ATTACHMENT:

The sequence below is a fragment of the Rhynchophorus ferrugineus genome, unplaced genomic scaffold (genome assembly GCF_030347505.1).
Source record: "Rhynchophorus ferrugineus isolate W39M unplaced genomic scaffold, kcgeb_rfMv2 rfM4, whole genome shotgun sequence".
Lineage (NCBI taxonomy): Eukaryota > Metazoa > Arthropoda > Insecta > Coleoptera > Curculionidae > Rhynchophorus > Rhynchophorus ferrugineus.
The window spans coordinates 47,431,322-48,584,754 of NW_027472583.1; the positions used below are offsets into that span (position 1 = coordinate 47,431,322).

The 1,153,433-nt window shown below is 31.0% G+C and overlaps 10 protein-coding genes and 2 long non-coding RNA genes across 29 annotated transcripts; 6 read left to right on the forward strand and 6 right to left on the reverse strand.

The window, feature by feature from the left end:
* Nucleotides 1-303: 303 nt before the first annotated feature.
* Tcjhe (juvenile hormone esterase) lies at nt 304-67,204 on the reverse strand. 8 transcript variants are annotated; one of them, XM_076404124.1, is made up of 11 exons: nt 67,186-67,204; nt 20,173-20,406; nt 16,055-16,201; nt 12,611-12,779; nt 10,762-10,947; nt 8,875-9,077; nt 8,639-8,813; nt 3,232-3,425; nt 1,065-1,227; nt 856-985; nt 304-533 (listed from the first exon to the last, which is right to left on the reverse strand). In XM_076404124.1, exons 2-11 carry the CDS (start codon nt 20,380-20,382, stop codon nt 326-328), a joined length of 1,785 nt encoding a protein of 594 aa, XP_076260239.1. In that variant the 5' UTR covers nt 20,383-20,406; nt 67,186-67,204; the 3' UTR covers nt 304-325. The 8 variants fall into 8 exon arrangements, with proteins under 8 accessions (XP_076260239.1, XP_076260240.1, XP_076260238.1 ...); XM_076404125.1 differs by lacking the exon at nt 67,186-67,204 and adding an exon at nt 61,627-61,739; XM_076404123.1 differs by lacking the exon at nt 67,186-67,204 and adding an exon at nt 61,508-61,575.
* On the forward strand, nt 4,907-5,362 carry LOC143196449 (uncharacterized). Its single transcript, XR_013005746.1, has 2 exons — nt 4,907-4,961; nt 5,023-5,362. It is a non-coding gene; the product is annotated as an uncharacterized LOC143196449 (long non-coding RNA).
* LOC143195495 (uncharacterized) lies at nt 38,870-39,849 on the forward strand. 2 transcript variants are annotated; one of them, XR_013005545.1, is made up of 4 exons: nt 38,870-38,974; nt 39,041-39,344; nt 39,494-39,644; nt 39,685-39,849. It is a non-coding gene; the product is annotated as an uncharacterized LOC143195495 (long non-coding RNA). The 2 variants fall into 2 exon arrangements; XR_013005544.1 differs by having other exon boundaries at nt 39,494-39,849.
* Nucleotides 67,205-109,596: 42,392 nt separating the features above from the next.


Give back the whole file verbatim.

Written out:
The sequence below is a fragment of the Rhynchophorus ferrugineus genome, unplaced genomic scaffold (genome assembly GCF_030347505.1).
Source record: "Rhynchophorus ferrugineus isolate W39M unplaced genomic scaffold, kcgeb_rfMv2 rfM4, whole genome shotgun sequence".
Lineage (NCBI taxonomy): Eukaryota > Metazoa > Arthropoda > Insecta > Coleoptera > Curculionidae > Rhynchophorus > Rhynchophorus ferrugineus.
The window spans coordinates 47,431,322-48,584,754 of NW_027472583.1; the positions used below are offsets into that span (position 1 = coordinate 47,431,322).

The 1,153,433-nt window shown below is 31.0% G+C and overlaps 10 protein-coding genes and 2 long non-coding RNA genes across 29 annotated transcripts; 6 read left to right on the forward strand and 6 right to left on the reverse strand.

The window, feature by feature from the left end:
* Nucleotides 1-303: 303 nt before the first annotated feature.
* Tcjhe (juvenile hormone esterase) lies at nt 304-67,204 on the reverse strand. 8 transcript variants are annotated; one of them, XM_076404124.1, is made up of 11 exons: nt 67,186-67,204; nt 20,173-20,406; nt 16,055-16,201; nt 12,611-12,779; nt 10,762-10,947; nt 8,875-9,077; nt 8,639-8,813; nt 3,232-3,425; nt 1,065-1,227; nt 856-985; nt 304-533 (listed from the first exon to the last, which is right to left on the reverse strand). In XM_076404124.1, exons 2-11 carry the CDS (start codon nt 20,380-20,382, stop codon nt 326-328), a joined length of 1,785 nt encoding a protein of 594 aa, XP_076260239.1. In that variant the 5' UTR covers nt 20,383-20,406; nt 67,186-67,204; the 3' UTR covers nt 304-325. The 8 variants fall into 8 exon arrangements, with proteins under 8 accessions (XP_076260239.1, XP_076260240.1, XP_076260238.1 ...); XM_076404125.1 differs by lacking the exon at nt 67,186-67,204 and adding an exon at nt 61,627-61,739; XM_076404123.1 differs by lacking the exon at nt 67,186-67,204 and adding an exon at nt 61,508-61,575.
* On the forward strand, nt 4,907-5,362 carry LOC143196449 (uncharacterized). Its single transcript, XR_013005746.1, has 2 exons — nt 4,907-4,961; nt 5,023-5,362. It is a non-coding gene; the product is annotated as an uncharacterized LOC143196449 (long non-coding RNA).
* LOC143195495 (uncharacterized) lies at nt 38,870-39,849 on the forward strand. 2 transcript variants are annotated; one of them, XR_013005545.1, is made up of 4 exons: nt 38,870-38,974; nt 39,041-39,344; nt 39,494-39,644; nt 39,685-39,849. It is a non-coding gene; the product is annotated as an uncharacterized LOC143195495 (long non-coding RNA). The 2 variants fall into 2 exon arrangements; XR_013005544.1 differs by having other exon boundaries at nt 39,494-39,849.
* Nucleotides 67,205-109,596: 42,392 nt separating the features above from the next.